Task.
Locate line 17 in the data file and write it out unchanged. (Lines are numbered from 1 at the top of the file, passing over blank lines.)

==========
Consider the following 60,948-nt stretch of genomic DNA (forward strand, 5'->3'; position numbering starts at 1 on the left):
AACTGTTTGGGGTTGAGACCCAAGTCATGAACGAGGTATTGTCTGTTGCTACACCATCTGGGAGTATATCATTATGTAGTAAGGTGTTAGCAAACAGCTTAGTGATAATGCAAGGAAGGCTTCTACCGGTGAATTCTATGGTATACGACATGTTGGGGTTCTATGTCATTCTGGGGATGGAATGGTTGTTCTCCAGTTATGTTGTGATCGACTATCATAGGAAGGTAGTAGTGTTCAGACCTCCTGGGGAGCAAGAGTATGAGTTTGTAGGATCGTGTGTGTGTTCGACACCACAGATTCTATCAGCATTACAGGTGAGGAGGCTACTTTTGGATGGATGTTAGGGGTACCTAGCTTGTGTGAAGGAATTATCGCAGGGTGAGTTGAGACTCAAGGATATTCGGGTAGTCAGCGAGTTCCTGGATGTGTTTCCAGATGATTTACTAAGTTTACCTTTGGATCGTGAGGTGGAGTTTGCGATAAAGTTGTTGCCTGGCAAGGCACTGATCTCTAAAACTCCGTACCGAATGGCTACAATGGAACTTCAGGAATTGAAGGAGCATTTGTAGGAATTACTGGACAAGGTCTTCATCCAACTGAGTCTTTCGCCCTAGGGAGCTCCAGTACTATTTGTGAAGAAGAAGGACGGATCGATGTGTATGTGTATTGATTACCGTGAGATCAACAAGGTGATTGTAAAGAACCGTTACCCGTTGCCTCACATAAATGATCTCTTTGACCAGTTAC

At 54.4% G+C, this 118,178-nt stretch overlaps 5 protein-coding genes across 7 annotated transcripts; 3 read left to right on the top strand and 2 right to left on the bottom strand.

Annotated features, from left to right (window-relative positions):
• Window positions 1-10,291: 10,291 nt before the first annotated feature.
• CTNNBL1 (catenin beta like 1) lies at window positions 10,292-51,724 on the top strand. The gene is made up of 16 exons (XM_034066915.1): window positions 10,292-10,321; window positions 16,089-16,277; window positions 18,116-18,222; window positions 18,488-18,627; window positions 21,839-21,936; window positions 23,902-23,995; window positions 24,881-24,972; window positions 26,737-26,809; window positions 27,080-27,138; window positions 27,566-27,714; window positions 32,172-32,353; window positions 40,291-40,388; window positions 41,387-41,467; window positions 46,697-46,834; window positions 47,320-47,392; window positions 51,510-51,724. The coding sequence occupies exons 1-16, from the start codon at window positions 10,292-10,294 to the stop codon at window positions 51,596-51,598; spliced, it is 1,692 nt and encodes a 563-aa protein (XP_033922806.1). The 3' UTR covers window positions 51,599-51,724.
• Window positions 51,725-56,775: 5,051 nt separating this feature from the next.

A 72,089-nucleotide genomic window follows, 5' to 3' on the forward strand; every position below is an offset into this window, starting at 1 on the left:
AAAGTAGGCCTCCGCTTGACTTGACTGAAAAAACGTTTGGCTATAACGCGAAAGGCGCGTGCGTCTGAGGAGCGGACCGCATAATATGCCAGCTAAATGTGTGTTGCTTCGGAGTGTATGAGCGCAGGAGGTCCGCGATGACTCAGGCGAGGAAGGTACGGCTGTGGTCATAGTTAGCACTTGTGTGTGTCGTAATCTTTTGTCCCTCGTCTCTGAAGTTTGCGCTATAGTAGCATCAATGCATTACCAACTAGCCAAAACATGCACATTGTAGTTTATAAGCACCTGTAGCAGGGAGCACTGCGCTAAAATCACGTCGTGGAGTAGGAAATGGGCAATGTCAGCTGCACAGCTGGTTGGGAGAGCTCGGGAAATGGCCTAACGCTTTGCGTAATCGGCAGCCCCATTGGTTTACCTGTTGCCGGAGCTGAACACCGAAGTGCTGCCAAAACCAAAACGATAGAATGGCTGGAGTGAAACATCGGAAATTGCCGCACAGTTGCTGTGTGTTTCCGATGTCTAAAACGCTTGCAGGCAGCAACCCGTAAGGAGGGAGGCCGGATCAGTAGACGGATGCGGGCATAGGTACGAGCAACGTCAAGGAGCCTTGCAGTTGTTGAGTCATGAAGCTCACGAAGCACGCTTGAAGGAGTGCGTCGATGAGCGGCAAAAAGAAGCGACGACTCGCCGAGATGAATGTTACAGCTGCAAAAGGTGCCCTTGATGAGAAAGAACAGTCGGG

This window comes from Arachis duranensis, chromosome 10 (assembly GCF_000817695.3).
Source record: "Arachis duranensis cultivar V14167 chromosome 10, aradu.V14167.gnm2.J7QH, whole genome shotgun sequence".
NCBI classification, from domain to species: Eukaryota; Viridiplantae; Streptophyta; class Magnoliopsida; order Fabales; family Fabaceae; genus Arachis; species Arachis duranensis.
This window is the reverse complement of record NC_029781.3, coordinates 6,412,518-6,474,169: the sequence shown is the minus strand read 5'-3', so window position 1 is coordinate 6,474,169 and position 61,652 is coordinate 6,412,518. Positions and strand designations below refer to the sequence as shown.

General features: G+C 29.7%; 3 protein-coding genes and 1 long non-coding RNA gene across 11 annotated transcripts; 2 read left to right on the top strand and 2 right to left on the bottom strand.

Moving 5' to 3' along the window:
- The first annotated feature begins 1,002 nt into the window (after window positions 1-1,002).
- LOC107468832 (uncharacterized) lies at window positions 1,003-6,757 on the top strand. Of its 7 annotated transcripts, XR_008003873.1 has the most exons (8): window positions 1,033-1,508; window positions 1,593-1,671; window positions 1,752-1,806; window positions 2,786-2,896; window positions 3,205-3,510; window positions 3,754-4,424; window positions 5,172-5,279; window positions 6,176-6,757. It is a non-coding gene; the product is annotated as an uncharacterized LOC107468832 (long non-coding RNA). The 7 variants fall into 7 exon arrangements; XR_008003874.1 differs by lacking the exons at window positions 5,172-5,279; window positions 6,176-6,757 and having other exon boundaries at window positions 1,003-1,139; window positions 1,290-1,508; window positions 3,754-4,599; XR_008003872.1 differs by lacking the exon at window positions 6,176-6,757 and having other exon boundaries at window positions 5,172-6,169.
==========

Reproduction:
- LOC107468832 (uncharacterized) lies at window positions 1,003-6,757 on the top strand. Of its 7 annotated transcripts, XR_008003873.1 has the most exons (8): window positions 1,033-1,508; window positions 1,593-1,671; window positions 1,752-1,806; window positions 2,786-2,896; window positions 3,205-3,510; window positions 3,754-4,424; window positions 5,172-5,279; window positions 6,176-6,757. It is a non-coding gene; the product is annotated as an uncharacterized LOC107468832 (long non-coding RNA). The 7 variants fall into 7 exon arrangements; XR_008003874.1 differs by lacking the exons at window positions 5,172-5,279; window positions 6,176-6,757 and having other exon boundaries at window positions 1,003-1,139; window positions 1,290-1,508; window positions 3,754-4,599; XR_008003872.1 differs by lacking the exon at window positions 6,176-6,757 and having other exon boundaries at window positions 5,172-6,169.